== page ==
Emphasis mine.

Developers are not interested in whether they will be a part of Windows 8 or not. You simply don't understand that at all. They are interested in what the primary supported development platform will be, and that has changed God knows how many times on God knows how many versions of Windows and their platforms over the past few years.


Nobody has said anything about what platforms will be 'primarily' supported and which won't. Looking at Windows Phone 7 - you know, Microsoft's latest operating system from which Windows 8 clearly is taking a lot of cues - .NET/XNA/SL are all first-class citizens. Since nothing has really been said about how the development environment will look on Windows 8, it makes sense to look at where it draws from (WP7), and thus conclude that .NET/XNA/SL will be part of it.

Even more so because people like Rafael Rivera and Paul Thurrot - who are a lot more informed about Microsoft;s inner workings than either of us are - have already confirmed that these will be integral part of Windows 8.

http://www.osnews.com/story/24233/Is_Microsoft_Working_Towards_NT_S...

You are assuming that just because Microsoft chose to only mention HTML5/JS yesterday, the entire OS will be focussing primarily on those - in other words, your conclusion is based on absolutely nothing.

Score: 1

RE[7]: Why HTML5?
by Bill Shooter of Bul on Thu 2nd Jun 2011 21:54 UTC in reply to "RE[6]: Why HTML5?"
Bill Shooter of Bul Member since:
2006-07-14

You are assuming that just because Microsoft chose to only mention HTML5/JS yesterday, the entire OS will be focussing primarily on those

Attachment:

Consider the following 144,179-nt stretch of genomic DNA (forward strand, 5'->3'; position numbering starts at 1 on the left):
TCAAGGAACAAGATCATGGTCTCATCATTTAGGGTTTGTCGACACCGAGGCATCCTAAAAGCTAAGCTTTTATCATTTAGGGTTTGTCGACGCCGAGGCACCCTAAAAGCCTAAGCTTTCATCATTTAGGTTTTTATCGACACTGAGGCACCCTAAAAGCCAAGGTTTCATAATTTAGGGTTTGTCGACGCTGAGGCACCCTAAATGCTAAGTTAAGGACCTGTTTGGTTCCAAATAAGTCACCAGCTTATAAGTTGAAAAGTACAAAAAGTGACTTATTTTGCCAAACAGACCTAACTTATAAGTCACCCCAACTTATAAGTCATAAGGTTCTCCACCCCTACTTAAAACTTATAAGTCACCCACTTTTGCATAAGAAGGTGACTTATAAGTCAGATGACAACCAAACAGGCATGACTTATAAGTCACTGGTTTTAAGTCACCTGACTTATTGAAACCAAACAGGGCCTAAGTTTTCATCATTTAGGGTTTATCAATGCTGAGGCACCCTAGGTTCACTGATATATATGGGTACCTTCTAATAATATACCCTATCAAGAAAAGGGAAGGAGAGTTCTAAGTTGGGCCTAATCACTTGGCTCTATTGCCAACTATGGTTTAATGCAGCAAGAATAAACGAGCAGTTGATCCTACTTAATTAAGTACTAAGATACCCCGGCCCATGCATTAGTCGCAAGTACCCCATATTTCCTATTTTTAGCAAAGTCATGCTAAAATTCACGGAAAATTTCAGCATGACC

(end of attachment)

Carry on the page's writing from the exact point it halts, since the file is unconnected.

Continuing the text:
Well, yes. That is a logical conclusion based on the information given by Microsoft.

- in other words, your conclusion is based on absolutely nothing.


No, its based on the absence of information. You can say a lot by not saying anything. If you ask a small child if they did something wrong, and they don't say anything, kick the dirt and avoid eye contact. They're just avoiding saying something they know people won't like.

I'm willing to bet they want to kick XNA,silverlight,.net to the curb, but will be forced by developer outrage to make them work as well.

Score: 2

RE[6]: Why HTML5?
by twitterfire on Thu 2nd Jun 2011 21:53 UTC in reply to "RE[5]: Why HTML5?"
twitterfire Member since:
2008-09-11


Developers are not interested in whether they will be a part of Windows 8 or not. You simply don't understand that at all. They are interested in what the primary supported development platform will be, and that has changed God knows how many times on God knows how many versions of Windows and their platforms over the past few years.


Those are the things that bothers me mostly. I refuse the HTML5 crap. Maybe I can start learning Logo now, because it will be for sure the development platform of choice in Windows 9?

Score: 2

RE[2]: Why HTML5?
by tessmonsta on Thu 2nd Jun 2011 18:42 UTC in reply to "RE: Why HTML5?"
tessmonsta Member since:
2009-07-16

I'm not worried so much as trying to suss out their motivation. If they are serious about their dedication to HTML5 there are some applications that are difficult to impossible to write with the current spec -- some games, desktop sharing, video collaboration... (Kroc would no doubt correct me on this.)

Unless they resort to plugins, in order to write these applications, they would need to extend HTML5 with custom extensions similar to webOS.

Score: 1

RE[3]: Why HTML5?
by twitterfire on Thu 2nd Jun 2011 20:30 UTC in reply to "RE[2]: Why HTML5?"
twitterfire Member since:
2008-09-11

If they are serious about their dedication to HTML5 there are some applications that are difficult to impossible to write with the current spec -- some games, desktop sharing, video collaboration... (Kroc would no doubt correct me on this.)


HTML5/JS can be only used for UI part. Unless they come with a powerfull JS compiler, which I doubt. Probably we will still be able to use C++ or C# for programming and we will hire web designers to do the UI part. I respect web designers, but their place is on Web, not on the desktop.

This HTML5 move seems idiotic - at least from a developer point of view.